Falling land prices could mean cheaper new homes in future
Land prices in Spanish cities fell 14.9pc over 12 months to the end of June, reveals a closer inspection of the latest property prices figures from the Ministry of Housing.
The 15pc annualised fall in Q2 was the biggest fall on record since the Ministry of Housing started publishing this data in 2005. As a result, the average cost of building land in Spanish cities now stands at 210.7 Euros/m2.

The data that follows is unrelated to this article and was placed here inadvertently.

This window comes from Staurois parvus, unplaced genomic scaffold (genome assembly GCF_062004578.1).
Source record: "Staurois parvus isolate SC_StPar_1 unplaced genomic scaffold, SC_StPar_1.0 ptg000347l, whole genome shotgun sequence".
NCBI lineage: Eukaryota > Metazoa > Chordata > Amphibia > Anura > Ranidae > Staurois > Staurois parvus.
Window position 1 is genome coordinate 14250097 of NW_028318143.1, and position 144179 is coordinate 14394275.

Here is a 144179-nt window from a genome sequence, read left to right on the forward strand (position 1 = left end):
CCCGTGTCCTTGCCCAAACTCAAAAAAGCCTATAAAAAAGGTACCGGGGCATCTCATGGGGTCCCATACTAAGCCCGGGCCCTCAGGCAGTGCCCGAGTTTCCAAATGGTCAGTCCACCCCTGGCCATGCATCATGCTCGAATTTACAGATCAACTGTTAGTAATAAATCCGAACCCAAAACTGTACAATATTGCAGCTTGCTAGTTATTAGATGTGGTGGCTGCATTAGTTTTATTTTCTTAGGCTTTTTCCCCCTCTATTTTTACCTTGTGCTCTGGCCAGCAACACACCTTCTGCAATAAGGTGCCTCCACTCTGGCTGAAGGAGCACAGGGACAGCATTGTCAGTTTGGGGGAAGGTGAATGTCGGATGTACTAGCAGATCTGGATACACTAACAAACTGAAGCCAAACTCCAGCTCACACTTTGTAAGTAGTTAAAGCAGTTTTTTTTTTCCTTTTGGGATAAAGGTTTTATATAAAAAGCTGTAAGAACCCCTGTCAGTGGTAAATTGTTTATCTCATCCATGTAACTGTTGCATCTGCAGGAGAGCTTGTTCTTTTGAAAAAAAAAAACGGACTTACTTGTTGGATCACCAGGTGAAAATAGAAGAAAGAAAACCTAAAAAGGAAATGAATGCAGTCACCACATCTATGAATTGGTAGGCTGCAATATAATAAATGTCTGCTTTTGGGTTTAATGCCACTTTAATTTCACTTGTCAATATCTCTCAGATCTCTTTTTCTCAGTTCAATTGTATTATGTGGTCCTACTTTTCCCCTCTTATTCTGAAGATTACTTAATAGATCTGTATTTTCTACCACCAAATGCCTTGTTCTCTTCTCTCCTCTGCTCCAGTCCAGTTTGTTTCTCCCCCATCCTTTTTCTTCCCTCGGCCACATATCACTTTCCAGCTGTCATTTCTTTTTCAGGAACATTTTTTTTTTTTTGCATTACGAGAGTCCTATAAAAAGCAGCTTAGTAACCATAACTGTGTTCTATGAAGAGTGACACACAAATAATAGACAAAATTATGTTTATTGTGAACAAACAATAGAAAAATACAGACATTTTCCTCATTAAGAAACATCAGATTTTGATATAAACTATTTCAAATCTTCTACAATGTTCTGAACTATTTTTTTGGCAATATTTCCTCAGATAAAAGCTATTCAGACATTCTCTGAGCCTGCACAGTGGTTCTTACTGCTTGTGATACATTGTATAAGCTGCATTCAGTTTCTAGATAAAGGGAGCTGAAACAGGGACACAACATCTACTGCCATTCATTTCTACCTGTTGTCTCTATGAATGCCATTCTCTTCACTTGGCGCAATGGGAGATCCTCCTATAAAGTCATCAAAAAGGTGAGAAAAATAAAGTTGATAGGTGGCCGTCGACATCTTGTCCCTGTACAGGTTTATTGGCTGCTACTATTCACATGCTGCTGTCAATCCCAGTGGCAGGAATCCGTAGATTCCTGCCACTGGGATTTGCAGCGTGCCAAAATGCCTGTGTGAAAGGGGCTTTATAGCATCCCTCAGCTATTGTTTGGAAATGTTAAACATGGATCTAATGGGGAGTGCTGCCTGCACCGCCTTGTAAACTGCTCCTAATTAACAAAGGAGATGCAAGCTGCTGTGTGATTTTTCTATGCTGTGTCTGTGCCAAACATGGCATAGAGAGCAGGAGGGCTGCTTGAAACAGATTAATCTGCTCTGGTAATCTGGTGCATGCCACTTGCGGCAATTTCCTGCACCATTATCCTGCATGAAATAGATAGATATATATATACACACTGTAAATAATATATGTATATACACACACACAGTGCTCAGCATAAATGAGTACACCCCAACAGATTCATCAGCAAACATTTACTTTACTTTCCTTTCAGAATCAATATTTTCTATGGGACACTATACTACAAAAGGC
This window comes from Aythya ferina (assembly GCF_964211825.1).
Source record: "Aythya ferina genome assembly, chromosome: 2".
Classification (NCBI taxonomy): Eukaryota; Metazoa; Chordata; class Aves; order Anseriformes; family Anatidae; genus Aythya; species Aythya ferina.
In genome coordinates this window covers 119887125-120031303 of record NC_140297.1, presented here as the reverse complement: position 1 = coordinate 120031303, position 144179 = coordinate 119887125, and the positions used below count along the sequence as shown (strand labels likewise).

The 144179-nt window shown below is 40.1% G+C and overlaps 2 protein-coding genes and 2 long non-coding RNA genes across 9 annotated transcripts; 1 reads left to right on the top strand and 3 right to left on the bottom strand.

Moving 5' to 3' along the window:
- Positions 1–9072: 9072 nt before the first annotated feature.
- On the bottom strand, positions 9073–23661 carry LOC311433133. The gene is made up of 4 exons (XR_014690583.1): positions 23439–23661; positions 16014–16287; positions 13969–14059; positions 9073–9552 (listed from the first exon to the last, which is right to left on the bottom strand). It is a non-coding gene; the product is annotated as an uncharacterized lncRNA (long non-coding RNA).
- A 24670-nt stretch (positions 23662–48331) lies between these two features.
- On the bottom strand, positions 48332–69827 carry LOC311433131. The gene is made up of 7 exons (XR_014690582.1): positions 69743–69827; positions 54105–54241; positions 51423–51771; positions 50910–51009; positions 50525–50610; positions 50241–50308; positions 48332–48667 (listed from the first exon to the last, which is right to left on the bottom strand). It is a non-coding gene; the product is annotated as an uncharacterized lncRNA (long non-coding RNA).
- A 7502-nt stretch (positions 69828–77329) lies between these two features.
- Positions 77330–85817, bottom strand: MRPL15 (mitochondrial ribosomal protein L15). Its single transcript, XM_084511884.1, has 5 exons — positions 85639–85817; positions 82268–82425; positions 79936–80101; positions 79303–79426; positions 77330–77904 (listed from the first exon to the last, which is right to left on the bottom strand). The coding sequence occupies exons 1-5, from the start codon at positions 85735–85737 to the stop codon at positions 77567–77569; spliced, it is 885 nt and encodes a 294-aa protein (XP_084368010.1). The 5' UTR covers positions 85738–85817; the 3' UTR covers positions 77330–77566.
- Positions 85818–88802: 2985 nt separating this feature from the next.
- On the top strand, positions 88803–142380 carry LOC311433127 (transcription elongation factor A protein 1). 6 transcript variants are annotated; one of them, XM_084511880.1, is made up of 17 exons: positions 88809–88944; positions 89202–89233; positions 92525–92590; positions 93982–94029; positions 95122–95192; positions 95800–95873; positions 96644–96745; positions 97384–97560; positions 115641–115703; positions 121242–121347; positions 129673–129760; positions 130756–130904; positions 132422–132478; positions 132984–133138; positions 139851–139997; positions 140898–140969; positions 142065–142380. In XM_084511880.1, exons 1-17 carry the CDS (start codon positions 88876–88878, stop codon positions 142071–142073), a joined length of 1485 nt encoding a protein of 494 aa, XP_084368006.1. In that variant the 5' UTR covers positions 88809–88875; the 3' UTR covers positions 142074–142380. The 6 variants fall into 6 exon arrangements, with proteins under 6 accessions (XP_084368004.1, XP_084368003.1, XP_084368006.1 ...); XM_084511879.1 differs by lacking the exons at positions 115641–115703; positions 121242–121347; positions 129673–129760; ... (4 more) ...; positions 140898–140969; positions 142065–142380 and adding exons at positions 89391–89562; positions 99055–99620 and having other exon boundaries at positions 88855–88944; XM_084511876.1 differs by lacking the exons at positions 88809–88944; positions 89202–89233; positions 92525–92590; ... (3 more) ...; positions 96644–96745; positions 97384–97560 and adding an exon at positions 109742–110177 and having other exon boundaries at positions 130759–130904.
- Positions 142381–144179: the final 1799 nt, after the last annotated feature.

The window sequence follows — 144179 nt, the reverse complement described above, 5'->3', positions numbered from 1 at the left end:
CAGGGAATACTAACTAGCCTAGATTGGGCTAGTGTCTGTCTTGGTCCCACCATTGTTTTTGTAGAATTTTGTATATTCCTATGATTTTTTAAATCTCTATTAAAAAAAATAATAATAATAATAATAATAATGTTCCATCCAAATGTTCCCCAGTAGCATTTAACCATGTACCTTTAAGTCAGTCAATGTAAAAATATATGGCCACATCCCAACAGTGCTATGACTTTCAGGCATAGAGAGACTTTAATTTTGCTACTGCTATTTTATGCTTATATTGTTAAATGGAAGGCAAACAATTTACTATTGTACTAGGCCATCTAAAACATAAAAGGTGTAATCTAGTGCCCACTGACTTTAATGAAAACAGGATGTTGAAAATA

However, on a quarterly basis (Q2/Q1), land prices actually rose, by 3pc from the all-time low of 205 €/m2 in Q1, at least according to the Ministry’s notoriously unreliable figures.
Dramatic increases in land prices were one reason why Spanish house prices went through the roof during the boom, as land prices (driven by land speculators) accounted for an ever greater share of the cost of property (as much as 60pc in some cases).
Lower land prices mean cheaper homes in future, once the new-build glut has been dealt with, which could take years.